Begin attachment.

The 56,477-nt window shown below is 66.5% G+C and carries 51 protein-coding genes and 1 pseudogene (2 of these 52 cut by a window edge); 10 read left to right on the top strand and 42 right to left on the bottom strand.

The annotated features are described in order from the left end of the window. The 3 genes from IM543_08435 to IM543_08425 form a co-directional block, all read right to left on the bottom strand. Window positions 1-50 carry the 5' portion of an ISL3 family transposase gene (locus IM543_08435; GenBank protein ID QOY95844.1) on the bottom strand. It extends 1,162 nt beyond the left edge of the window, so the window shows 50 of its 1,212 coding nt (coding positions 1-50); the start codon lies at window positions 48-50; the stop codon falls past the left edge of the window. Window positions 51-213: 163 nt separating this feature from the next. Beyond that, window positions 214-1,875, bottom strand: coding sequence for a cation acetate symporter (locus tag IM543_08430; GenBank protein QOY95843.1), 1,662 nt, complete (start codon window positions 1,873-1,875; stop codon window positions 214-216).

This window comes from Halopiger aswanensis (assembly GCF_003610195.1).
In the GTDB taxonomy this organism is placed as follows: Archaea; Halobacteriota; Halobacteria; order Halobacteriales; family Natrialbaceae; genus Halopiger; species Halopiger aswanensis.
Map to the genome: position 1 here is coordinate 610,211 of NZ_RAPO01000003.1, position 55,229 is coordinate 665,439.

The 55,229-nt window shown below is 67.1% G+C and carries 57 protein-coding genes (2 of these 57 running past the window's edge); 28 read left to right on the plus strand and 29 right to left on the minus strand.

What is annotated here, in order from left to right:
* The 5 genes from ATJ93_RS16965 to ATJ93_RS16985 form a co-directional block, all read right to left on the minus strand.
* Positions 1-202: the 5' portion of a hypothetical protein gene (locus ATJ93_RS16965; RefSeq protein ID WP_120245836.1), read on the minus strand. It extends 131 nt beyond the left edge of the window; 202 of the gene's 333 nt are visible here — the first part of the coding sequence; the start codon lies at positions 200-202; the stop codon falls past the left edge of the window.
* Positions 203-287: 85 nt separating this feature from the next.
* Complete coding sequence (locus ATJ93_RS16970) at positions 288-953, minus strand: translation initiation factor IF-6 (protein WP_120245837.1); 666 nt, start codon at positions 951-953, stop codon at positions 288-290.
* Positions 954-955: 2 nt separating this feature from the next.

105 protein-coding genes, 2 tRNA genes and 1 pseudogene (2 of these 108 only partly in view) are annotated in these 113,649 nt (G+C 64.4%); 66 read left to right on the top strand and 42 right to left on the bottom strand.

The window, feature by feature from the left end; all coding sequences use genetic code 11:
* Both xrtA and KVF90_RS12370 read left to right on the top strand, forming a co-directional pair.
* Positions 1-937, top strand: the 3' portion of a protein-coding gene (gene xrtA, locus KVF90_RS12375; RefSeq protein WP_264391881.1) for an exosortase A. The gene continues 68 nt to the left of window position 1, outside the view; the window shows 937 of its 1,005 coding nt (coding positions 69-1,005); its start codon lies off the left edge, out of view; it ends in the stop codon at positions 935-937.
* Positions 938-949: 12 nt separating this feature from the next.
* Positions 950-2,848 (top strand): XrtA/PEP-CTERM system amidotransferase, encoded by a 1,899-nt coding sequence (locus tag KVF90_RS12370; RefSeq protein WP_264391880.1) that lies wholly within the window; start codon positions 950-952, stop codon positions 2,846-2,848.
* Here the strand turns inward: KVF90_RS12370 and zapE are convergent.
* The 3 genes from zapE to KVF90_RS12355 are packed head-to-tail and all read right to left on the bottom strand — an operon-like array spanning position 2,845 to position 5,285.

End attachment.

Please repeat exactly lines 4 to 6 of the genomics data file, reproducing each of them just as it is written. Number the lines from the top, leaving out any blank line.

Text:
In the GTDB taxonomy this organism is placed as follows: Archaea; Halobacteriota; Halobacteria; order Halobacteriales; family Natrialbaceae; genus Halopiger; species Halopiger aswanensis.
Map to the genome: position 1 here is coordinate 610,211 of NZ_RAPO01000003.1, position 55,229 is coordinate 665,439.

The 55,229-nt window shown below is 67.1% G+C and carries 57 protein-coding genes (2 of these 57 running past the window's edge); 28 read left to right on the plus strand and 29 right to left on the minus strand.